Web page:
It's been a little while since I've written about the local birds that have been seen in Mendocino County so let's do that now.
Starting off where I ended with the last birding post is the group of six Aleutian Cackling Geese that were in a field along the Haul Road north of Fort Bragg back on October 24th. One of the birds had a blue neck collar. The band on it's right leg can't be seen in this picture.
I reported the Cackling Goose to the people at the Patuxent Wildlife Research Center Bird Banding Laboratory which is part of the United States Geological Survey. It's was easy to do in this case because the collar number was easy to see. The website can be found here. In many cases they depend on amateur birders like me to report these bands to them. They provide you with a Certificate of Appreciation with the full details on the reported bird. This is what it looks like.
It feels good to be appreciated. I saw several large flocks Of Cackling Geese fly over this Fall. This is just a small part of a large flock (220+) that flew over the community of Mendocino.
Next up on this list is a Mute Swan. Mute Swans had been reported on the Noyo River, Pudding Creek (as a Tundra Swan by one Ebirder) and this one at Lake Cleone. They are probably all the same bird.
All reports of Mute Swans in California have been rejected by the California Bird Record Committee. It's felt that they are all escapees from private collections.
A bird that is all wild is this American Advocet on Virgin Creek. It was there on October 30th, a fairly late date for Mendocino County.
Early in November there were several reports of Eurasian Wigeons in Mendocino County. This “bright” male was on the Caspar Pond.
During a SOS Survey at Virgin Creek Beach on the 11th of November, the best bird wasn't a shorebird. It was a Rock Wren. Rock Wren are listed as rare in this county but can be found regularly inland on the Lake Mendocino Dam. Very few are found on the coast. I like this picture because the colorations in the rock match the colorations in the bird. I heard that a fellow birder chasing the wren found a very rare Sage Thrasher in the same area. I think I should get partial credit for the Sage Thrasher:>)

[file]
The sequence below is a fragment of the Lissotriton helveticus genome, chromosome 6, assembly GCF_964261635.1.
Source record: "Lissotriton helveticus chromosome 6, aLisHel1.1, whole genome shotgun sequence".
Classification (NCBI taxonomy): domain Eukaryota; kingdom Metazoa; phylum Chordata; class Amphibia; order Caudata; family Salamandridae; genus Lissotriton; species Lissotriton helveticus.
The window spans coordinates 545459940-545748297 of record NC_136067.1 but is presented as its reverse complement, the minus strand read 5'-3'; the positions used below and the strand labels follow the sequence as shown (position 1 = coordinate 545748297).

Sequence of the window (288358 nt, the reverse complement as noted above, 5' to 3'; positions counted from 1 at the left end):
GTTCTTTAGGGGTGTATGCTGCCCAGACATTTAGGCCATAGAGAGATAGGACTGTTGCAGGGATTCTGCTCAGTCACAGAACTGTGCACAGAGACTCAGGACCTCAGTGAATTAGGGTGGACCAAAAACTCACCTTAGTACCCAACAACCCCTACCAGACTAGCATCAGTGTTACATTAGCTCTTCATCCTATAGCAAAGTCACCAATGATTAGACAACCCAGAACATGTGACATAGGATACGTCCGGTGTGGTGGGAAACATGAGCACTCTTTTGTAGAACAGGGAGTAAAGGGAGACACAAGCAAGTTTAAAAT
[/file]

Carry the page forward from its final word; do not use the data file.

On the way back from the SOS Survey there was this Lapland Longspur right beside the new bike path at Glass Beach. Based on Ebird it's the only one reported this year.
I have many of the MTA bus drivers reporting birds they have seen. I told them to be on the lookout for big white geese among the many flocks of Canada Geese they go by that are mostly on school playgrounds. Last Thursday one of them reported seeing two white geese at the Redwood School. By the time I got there they were gone. To avoid the Pineapple Express storm coming in I went into town to do my SOS Survey on Tuesday. Coming up to the Redwood School playground I saw two Snow Geese with the Canada Geese. I told the driver to slow down so I could get some pictures. She stopped and asked if I wanted to get out to take the pictures. I was the only one on the bus. I said “no” and snapped off a few shots through the window and fence of the school yard. Probably should have got out. Most of the pictures were bad.
Virgin Creek Beach was very dramatic that day. There was a 6' tide and a high surf event that left little beach to survey except the main beach. Have recently been finding Bonaparte's Gulls during the surveys. Found 5 that day and 3 more at Big River. That's a little unusual for this time of year.
I like Bonaparte's Gulls. They are graceful flyers and I have seen these birds dive into the water feeding.
After the survey I went up to Laguna Point to look for a Rock Sandpiper. The only one reported this year on Ebird was actually a Dunlin. This identification was caught by the reviewer. It took me a few minutes but one turned up. We only get a few at this time of the year. They are more common further north.
At the Laguna Point parking lot there was a very “friendly” Brant hanging out. An old timer said it had been there for a week. One of my bus drivers said that there had been two of them there.
On my SOS Surveys I've started to find evidence of the COASST program. They survey beaches for dead seabirds which they tag and record. This is what a dead seabird looks like when they are done with their survey. I think this is a small Eared or Horned Grebe but I'm not sure and neither or they.
That's the end of the birding news for now. The Fort Bragg Christmas Bird Count(CBC) is coming up two Saturday's from now. I've decided to rerun my comments from last year about CBC counts with a few notes added. Look for it soon.
Birding at the Little River Airport has been pretty slow. Recent rains have filled the ponds and flooded the trail to the airport. I did however have an encounter with a dangerous animal while at one of the ponds. It just didn't want me to get by. It was like a horror movie. I escaped with my life.